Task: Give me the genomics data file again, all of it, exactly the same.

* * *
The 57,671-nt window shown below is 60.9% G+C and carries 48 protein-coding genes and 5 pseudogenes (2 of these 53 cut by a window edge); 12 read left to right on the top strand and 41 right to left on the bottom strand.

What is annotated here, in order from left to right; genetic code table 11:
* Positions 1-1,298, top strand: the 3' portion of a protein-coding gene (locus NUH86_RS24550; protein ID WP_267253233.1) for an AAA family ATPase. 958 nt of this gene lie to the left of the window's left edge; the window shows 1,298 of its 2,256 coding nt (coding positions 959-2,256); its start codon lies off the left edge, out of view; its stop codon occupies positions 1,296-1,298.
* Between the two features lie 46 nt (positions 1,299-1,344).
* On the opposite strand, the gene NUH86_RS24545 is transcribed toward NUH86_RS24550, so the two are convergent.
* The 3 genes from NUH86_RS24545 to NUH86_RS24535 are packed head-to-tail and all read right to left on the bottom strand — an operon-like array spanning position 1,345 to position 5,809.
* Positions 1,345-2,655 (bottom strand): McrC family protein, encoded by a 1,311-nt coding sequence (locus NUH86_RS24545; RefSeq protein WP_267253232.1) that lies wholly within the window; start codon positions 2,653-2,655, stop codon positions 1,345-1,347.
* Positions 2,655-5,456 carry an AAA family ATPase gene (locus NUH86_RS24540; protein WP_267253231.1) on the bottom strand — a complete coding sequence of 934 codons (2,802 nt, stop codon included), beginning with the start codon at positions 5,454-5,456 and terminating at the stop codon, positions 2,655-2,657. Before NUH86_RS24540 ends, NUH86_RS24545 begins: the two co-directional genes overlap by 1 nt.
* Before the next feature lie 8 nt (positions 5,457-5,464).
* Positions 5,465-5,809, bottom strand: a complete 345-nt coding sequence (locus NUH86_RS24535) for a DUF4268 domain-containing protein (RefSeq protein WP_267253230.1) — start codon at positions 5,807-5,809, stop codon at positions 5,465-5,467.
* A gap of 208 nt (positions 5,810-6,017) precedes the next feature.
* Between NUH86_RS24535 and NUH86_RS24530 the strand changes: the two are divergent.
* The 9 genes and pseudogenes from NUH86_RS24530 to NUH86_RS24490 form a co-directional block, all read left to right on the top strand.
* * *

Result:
The 57,671-nt window shown below is 60.9% G+C and carries 48 protein-coding genes and 5 pseudogenes (2 of these 53 cut by a window edge); 12 read left to right on the top strand and 41 right to left on the bottom strand.

What is annotated here, in order from left to right; genetic code table 11:
* Positions 1-1,298, top strand: the 3' portion of a protein-coding gene (locus NUH86_RS24550; protein ID WP_267253233.1) for an AAA family ATPase. 958 nt of this gene lie to the left of the window's left edge; the window shows 1,298 of its 2,256 coding nt (coding positions 959-2,256); its start codon lies off the left edge, out of view; its stop codon occupies positions 1,296-1,298.
* Between the two features lie 46 nt (positions 1,299-1,344).
* On the opposite strand, the gene NUH86_RS24545 is transcribed toward NUH86_RS24550, so the two are convergent.
* The 3 genes from NUH86_RS24545 to NUH86_RS24535 are packed head-to-tail and all read right to left on the bottom strand — an operon-like array spanning position 1,345 to position 5,809.
* Positions 1,345-2,655 (bottom strand): McrC family protein, encoded by a 1,311-nt coding sequence (locus NUH86_RS24545; RefSeq protein WP_267253232.1) that lies wholly within the window; start codon positions 2,653-2,655, stop codon positions 1,345-1,347.
* Positions 2,655-5,456 carry an AAA family ATPase gene (locus NUH86_RS24540; protein WP_267253231.1) on the bottom strand — a complete coding sequence of 934 codons (2,802 nt, stop codon included), beginning with the start codon at positions 5,454-5,456 and terminating at the stop codon, positions 2,655-2,657. Before NUH86_RS24540 ends, NUH86_RS24545 begins: the two co-directional genes overlap by 1 nt.
* Before the next feature lie 8 nt (positions 5,457-5,464).
* Positions 5,465-5,809, bottom strand: a complete 345-nt coding sequence (locus NUH86_RS24535) for a DUF4268 domain-containing protein (RefSeq protein WP_267253230.1) — start codon at positions 5,807-5,809, stop codon at positions 5,465-5,467.
* A gap of 208 nt (positions 5,810-6,017) precedes the next feature.
* Between NUH86_RS24535 and NUH86_RS24530 the strand changes: the two are divergent.
* The 9 genes and pseudogenes from NUH86_RS24530 to NUH86_RS24490 form a co-directional block, all read left to right on the top strand.